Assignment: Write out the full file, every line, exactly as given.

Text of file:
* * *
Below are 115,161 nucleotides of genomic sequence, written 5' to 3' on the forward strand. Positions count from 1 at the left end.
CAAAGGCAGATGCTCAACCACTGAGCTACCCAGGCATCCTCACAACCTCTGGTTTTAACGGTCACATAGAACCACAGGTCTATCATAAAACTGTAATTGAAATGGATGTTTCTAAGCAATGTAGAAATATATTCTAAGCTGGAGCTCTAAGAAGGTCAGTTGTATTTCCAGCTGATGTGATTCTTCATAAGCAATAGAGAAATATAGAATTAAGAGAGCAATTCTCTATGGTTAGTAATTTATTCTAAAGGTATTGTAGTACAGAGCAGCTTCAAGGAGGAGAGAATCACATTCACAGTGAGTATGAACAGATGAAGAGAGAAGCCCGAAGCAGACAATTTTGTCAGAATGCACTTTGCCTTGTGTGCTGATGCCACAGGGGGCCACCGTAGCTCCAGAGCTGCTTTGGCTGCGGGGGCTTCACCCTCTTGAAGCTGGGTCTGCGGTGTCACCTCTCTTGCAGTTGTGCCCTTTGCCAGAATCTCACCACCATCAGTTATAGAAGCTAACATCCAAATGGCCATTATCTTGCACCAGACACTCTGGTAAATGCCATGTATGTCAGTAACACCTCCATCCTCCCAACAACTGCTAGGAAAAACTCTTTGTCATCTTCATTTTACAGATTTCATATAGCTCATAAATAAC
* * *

Below are 115,161 nucleotides of genomic sequence, written 5' to 3' on the forward strand. Positions count from 1 at the left end.
CAAAGGCAGATGCTCAACCACTGAGCTACCCAGGCATCCTCACAACCTCTGGTTTTAACGGTCACATAGAACCACAGGTCTATCATAAAACTGTAATTGAAATGGATGTTTCTAAGCAATGTAGAAATATATTCTAAGCTGGAGCTCTAAGAAGGTCAGTTGTATTTCCAGCTGATGTGATTCTTCATAAGCAATAGAGAAATATAGAATTAAGAGAGCAATTCTCTATGGTTAGTAATTTATTCTAAAGGTATTGTAGTACAGAGCAGCTTCAAGGAGGAGAGAATCACATTCACAGTGAGTATGAACAGATGAAGAGAGAAGCCCGAAGCAGACAATTTTGTCAGAATGCACTTTGCCTTGTGTGCTGATGCCACAGGGGGCCACCGTAGCTCCAGAGCTGCTTTGGCTGCGGGGGCTTCACCCTCTTGAAGCTGGGTCTGCGGTGTCACCTCTCTTGCAGTTGTGCCCTTTGCCAGAATCTCACCACCATCAGTTATAGAAGCTAACATCCAAATGGCCATTATCTTGCACCAGACACTCTGGTAAATGCCATGTATGTCAGTAACACCTCCATCCTCCCAACAACTGCTAGGAAAAACTCTTTGTCATCTTCATTTTACAGATTTCATATAGCTCATAAATAAC